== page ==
However, this case of taking expired Adderall has an exception when it comes to their storage. This is where improper storage may make Adderall unsuitable for use or ineffective before the expiration. 

So, now let’s see how Adderall can go bad, apart from expiring.

Does Adderall Go Bad?

Does Adderall Expire

Yes, it’s not always the expiration that makes Adderall or any other medication go bad. Proper storage plays a major role in maintaining the potency of medications. 

Adderall, like most medications, should be stored away from excess heat and moisture.

When proper storage conditions are not met, it can sometimes be easy to spot a discoloration of the Adderall. This can be a sign that Adderall has potentially gone bad even if the expiration date has not yet been reached.

The outer layer of Adderall is what protects Adderall from overexposure to outside elements.

So, when Adderall is exposed to moisture, this layer quickly wears away, exposing the medication to foreign elements and making it go bad and potentially useless, or even harmful.

It also must be said that Adderall and any other medications that have discolored are more likely to cause harm than expired medications that look the same. 

So, now the real question is if the expiration date of Adderall doesn’t generally have any major impact, then why does Adderall expire at all? 

Why Does Adderall Have an Expiration Date? 

As you might already know, by law, every drug manufacturer is required to state the date of expiration on all medications, including Adderall.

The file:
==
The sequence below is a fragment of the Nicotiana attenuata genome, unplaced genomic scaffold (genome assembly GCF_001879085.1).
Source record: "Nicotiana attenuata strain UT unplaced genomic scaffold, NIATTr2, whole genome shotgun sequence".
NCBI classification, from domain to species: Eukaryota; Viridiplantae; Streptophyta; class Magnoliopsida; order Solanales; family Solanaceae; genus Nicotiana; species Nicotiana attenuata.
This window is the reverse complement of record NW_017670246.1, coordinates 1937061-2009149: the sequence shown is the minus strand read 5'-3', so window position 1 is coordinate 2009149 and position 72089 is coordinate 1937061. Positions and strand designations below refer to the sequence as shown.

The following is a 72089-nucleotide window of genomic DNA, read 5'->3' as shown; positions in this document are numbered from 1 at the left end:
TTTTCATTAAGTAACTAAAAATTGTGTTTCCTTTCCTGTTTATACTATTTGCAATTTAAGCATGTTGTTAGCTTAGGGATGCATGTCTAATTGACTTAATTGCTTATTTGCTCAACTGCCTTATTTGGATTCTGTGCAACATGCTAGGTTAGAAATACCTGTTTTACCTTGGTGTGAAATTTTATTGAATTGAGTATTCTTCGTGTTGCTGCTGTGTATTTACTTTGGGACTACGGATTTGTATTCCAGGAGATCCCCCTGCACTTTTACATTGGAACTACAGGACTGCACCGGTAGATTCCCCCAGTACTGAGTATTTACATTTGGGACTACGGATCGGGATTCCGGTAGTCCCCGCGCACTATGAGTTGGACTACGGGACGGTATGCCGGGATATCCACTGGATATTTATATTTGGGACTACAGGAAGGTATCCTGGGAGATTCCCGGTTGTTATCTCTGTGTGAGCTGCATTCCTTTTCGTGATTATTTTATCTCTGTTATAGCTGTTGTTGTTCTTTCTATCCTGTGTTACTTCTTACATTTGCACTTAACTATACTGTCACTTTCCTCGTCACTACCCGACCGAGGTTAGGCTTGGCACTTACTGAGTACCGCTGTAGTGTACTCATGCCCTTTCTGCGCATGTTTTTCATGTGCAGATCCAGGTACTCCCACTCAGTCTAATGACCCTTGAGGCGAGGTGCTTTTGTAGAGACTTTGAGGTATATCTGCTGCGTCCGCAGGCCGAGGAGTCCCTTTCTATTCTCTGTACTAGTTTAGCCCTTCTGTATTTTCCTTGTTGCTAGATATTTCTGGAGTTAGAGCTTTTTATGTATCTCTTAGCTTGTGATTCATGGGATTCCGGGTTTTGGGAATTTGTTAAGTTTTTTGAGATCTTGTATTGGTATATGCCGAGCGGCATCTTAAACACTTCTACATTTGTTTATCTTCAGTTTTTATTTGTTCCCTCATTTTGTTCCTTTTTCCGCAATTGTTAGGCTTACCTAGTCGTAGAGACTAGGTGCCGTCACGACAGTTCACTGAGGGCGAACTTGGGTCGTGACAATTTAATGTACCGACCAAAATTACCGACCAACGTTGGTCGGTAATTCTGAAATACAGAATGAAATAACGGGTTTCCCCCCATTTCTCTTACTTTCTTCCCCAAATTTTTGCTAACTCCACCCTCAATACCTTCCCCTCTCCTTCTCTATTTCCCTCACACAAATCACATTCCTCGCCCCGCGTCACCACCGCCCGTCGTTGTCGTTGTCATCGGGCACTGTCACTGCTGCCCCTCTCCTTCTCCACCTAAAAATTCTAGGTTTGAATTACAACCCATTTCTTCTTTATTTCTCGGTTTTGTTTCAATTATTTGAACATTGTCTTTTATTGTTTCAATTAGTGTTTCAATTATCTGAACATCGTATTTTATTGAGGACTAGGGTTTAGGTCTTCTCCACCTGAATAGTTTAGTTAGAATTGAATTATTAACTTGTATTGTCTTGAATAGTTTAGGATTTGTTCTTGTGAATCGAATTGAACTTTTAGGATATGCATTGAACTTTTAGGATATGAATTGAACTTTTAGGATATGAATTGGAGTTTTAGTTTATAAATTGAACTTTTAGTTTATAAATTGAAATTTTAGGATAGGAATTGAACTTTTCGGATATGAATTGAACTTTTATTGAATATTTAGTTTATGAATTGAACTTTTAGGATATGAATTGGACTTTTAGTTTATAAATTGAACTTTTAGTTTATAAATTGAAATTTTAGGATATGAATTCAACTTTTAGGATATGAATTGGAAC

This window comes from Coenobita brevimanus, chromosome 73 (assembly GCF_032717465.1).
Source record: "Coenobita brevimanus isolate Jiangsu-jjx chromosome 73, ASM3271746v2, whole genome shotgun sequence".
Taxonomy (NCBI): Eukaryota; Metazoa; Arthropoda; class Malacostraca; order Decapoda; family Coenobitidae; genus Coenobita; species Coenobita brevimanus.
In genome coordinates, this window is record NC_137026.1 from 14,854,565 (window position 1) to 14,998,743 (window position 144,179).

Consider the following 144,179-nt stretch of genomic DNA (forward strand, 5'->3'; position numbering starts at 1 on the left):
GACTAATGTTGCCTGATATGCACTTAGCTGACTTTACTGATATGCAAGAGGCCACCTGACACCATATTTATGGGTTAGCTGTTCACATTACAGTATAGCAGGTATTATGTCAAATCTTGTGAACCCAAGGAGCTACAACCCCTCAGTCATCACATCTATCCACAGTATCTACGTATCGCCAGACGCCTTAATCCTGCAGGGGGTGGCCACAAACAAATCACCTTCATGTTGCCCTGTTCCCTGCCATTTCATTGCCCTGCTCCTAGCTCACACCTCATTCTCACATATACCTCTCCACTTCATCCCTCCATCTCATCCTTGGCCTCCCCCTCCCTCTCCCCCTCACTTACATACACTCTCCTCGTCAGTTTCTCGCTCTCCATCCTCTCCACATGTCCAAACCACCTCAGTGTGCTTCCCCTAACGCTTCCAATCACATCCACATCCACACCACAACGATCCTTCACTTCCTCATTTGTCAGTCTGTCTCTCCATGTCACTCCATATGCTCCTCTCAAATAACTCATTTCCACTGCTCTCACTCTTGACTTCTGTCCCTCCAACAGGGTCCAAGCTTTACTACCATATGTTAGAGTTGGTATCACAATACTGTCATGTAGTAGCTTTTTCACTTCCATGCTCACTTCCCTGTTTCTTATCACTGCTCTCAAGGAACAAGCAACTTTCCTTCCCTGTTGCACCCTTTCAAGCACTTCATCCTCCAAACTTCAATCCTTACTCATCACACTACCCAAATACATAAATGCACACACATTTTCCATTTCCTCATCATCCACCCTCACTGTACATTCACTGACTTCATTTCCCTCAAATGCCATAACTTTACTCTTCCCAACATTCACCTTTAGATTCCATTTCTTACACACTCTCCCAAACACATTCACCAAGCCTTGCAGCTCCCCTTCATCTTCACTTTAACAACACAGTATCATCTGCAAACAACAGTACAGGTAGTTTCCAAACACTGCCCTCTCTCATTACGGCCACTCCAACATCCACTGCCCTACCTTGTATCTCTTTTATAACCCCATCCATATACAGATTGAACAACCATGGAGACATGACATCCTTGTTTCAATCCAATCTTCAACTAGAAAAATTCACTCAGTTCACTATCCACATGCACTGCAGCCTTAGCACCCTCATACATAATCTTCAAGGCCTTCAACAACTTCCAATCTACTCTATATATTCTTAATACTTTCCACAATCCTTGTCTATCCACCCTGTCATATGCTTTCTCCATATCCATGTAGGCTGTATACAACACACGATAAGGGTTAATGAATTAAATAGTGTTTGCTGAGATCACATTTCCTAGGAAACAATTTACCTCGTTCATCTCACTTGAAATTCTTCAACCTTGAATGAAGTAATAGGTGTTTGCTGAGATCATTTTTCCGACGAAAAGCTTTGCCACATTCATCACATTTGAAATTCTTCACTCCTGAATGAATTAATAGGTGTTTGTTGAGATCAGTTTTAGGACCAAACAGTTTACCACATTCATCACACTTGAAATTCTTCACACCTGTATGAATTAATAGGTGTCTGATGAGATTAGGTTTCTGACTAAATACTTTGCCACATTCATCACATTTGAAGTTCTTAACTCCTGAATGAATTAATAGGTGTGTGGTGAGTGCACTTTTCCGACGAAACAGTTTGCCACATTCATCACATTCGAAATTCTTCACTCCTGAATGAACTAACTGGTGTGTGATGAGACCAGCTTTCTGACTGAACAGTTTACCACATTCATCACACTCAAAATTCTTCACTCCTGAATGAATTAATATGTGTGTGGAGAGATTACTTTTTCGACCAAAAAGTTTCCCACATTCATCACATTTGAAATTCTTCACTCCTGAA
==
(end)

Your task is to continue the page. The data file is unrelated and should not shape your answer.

This expiration date is an assurance that the drug manufacturers give on the potency and effectiveness of their medication. The expiration date just means that the drug manufacturer has conducted numerous regulatory tests on the stability or potency of the drug, for a specific period. So, any reduction in stability or potency beyond the expiration cannot be assured by the drug manufacturers.

For Adderall, the expiration date is usually 2-3 years
from the date of production. 

However, there are instances where one may see two expiration dates. Typically, this includes one set by the manufacturer (which might be longer) and one mentioned outside the package by the pharmacist.

The expiration date mentioned by the pharmacist is usually one year from the date of issue. So, that means the expiration date set by the pharmacist may be shorter. Again, there is some confusion on which expiry date is right.

It is generally fine to accept the longer expiration date set by the manufacturer. This is because the pharmacists limit the expiration to one year because of two main reasons:

  • Medications that are issued may be in unpredictable storage conditions. So, such unpredictable and perhaps improper storage may degrade the medication to a certain extent over time, which may be before the date set by the manufacturer. 
  • Secondly, one year is the recommended period for any treatment. Meaning, any treatment or health condition under observation should be re-evaluated after one year.

So, this also means that medications should be used for only one year, after which a patient should receive a reevaluation or check-up from their doctor. The doctor can then write a more accurate prescription based on the patient’s current medical condition.

So, setting the expiration date for one-year encourages patients to get re-evaluated and get new medications because the old medication has expired.

So Finally

We hope this has provided a good overview regarding does Adderall expire and provides you with the information you need before deciding what to do with your expired meds.

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We work with over 180 pharmaceutical manufacturers and utilize their patient assistance programs to provide you with a flat-rate cost for your medication. Enroll with us to find out if you are eligible to pay only $50 a month for each of your medications.